Gray was up early on May 4 and drove from West Baltimore to Archbishop Curley High School for the 8 a.m. exam. By the time Gray left the school, he had a good feeling about himself and about his future.
"I went in confident and motivated," Gray said later. "And I think did pretty well.
"There's no pressure anymore. I don't think about the test muc anymore -- the only thing I'm looking forward to now is graduating and going on to college."
Three weeks later, Gray was worried. He got the exam results on May 28, and his best score was still 690. Suddenly he thought of attending prep school -- and not Clemson.
"It hurt. I don't know what happened," Gray said of the failed attempt. "I started thinking about prep school or maybe a junior college. A lot of prep schools and junior colleges started to call, and I was leaning toward prep school."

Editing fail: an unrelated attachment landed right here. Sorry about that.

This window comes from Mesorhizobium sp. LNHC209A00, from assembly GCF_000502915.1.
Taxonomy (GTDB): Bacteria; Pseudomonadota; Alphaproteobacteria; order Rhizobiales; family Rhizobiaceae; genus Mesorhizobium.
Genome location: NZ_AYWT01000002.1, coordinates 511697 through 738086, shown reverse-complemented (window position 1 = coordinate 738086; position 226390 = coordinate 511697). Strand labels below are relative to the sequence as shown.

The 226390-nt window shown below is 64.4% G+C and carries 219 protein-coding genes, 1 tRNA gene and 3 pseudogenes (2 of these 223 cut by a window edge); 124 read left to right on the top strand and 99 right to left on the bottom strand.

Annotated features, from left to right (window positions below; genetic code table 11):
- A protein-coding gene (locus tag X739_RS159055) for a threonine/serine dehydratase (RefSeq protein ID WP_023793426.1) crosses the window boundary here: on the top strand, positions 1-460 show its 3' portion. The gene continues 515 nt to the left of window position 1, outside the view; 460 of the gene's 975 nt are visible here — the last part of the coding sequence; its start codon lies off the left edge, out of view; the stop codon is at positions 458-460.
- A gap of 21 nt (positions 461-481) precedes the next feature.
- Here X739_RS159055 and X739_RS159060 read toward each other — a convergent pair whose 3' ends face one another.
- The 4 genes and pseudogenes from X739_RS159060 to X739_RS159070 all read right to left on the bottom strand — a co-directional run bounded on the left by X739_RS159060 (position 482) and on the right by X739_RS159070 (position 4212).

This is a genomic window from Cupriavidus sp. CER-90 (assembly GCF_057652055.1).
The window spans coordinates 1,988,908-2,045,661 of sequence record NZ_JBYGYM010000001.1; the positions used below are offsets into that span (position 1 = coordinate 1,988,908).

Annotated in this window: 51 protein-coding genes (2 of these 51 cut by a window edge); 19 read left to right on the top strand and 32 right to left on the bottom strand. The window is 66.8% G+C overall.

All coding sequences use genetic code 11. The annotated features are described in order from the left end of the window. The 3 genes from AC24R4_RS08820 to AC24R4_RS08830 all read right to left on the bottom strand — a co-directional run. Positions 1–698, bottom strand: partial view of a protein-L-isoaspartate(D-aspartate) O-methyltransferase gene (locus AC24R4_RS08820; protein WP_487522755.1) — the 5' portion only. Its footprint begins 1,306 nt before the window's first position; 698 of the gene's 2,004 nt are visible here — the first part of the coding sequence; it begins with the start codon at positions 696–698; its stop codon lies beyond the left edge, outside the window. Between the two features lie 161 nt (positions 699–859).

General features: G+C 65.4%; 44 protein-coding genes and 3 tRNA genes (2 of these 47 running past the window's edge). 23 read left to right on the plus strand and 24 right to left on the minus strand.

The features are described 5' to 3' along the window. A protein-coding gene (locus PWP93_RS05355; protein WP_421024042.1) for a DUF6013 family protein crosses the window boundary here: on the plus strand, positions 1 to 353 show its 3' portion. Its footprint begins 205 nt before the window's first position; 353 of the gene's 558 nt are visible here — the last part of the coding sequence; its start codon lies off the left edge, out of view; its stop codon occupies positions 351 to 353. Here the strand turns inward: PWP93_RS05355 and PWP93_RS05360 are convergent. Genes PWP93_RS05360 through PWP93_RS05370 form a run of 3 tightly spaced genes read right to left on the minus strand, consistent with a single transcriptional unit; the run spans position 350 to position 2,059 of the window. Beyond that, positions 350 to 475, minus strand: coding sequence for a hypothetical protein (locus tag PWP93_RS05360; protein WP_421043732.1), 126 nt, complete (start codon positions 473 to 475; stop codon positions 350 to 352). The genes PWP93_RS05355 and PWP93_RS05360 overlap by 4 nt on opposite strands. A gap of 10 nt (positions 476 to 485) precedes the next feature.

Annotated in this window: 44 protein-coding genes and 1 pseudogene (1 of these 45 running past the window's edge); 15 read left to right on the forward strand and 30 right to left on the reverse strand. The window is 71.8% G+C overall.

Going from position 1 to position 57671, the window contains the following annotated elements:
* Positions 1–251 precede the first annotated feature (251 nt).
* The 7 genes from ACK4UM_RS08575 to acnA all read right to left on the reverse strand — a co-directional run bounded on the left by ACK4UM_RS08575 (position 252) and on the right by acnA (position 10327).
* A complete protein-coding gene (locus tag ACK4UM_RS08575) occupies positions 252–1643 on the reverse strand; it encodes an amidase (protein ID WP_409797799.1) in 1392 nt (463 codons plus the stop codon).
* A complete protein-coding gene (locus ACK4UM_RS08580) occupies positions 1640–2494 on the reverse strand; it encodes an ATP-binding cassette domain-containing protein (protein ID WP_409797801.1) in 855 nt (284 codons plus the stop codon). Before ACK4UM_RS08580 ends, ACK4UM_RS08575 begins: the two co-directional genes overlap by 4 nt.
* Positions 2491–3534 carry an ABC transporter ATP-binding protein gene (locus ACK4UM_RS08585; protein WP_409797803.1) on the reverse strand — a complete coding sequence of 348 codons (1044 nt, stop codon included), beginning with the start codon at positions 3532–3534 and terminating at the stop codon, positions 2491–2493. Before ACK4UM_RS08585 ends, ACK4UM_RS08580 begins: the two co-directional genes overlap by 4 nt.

But there was still one last try. With an exam scheduled at Poly on June 1, graduation week turned into study week.
"In a way, it took a lot away from the final week," Gray said. "I wasn't thinking about graduation or anything, just the SAT."
The night before the test, he got some help from Marvais Wells, the wife of the basketball coach, who is a media specialist at Moravia Park Primary School and Brehms Elementary School. "He came to me, and he was concerned," she said. "I went over things I think are tricks to passing the test, like prefixes and suffixes. Once you know that, you can eliminate the wrong answers. I don't think anyone had ever done that with him. We went over those until I thought he understood.
"Still, you could see there was a lot of pressure," she added. "He was apprehensive. It was his last try."
His last attempt behind him, all Gray could do was wait. He spent his spare time working on his game and avoiding talk about the SAT.
"People always asked me how I thought I did," Gray said. "I didn't want to jinx myself, so I would say, 'No comment.' "